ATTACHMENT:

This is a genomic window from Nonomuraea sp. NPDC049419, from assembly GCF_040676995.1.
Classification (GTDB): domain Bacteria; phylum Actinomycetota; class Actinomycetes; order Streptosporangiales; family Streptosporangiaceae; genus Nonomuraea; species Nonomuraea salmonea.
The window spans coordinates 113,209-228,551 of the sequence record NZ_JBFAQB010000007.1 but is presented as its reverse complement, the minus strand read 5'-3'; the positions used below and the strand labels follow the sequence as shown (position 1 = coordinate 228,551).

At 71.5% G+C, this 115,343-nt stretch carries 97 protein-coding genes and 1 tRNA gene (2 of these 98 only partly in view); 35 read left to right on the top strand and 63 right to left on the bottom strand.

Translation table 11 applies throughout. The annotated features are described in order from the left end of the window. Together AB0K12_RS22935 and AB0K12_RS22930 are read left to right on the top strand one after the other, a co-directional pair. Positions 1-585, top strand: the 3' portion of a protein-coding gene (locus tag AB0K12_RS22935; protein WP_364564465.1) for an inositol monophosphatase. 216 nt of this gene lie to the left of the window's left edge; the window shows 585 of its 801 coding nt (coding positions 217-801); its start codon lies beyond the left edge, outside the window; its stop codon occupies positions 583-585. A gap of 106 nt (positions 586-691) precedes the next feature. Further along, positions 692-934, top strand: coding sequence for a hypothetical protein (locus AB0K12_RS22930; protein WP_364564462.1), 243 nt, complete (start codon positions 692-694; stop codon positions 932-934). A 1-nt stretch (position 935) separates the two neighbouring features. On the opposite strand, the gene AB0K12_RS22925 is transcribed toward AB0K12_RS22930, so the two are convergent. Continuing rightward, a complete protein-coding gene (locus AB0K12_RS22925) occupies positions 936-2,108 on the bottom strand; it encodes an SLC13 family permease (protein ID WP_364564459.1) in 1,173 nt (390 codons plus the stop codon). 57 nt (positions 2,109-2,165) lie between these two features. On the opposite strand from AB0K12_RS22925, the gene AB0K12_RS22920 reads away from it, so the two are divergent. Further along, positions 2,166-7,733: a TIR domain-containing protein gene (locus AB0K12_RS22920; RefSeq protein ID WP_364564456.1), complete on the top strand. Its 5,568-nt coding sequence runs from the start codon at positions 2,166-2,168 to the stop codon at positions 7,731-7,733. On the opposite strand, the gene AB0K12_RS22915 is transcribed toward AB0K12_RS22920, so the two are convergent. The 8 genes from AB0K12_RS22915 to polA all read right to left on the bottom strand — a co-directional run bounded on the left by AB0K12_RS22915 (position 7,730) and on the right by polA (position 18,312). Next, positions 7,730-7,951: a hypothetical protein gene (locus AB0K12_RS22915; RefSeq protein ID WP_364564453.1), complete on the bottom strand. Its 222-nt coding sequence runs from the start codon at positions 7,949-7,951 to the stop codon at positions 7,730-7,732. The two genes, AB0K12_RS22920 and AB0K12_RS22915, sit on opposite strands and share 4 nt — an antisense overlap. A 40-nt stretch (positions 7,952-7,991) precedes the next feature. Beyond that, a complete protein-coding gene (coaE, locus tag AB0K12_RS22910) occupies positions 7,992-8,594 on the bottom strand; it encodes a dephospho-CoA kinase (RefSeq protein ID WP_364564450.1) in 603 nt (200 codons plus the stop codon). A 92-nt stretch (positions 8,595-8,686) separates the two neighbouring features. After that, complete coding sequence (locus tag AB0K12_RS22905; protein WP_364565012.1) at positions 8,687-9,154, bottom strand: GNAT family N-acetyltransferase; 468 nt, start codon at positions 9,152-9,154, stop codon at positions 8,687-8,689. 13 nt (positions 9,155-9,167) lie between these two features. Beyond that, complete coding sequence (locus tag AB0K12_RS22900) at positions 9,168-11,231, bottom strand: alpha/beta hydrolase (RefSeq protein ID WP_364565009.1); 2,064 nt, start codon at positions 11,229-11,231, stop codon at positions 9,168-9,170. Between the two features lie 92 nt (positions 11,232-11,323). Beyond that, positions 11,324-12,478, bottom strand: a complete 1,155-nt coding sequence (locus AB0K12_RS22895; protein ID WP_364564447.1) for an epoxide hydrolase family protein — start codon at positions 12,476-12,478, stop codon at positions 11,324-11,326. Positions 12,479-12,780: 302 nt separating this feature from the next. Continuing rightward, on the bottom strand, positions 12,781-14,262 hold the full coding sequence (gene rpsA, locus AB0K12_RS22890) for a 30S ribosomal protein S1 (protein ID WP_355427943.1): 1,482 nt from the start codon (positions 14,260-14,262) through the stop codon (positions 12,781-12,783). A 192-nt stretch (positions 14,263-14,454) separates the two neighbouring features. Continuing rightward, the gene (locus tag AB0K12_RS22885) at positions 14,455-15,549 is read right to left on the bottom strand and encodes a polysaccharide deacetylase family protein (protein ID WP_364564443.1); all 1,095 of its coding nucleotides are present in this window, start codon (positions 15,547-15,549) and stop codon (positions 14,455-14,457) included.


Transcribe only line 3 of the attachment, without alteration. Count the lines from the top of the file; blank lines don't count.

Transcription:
The window spans coordinates 113,209-228,551 of the sequence record NZ_JBFAQB010000007.1 but is presented as its reverse complement, the minus strand read 5'-3'; the positions used below and the strand labels follow the sequence as shown (position 1 = coordinate 228,551).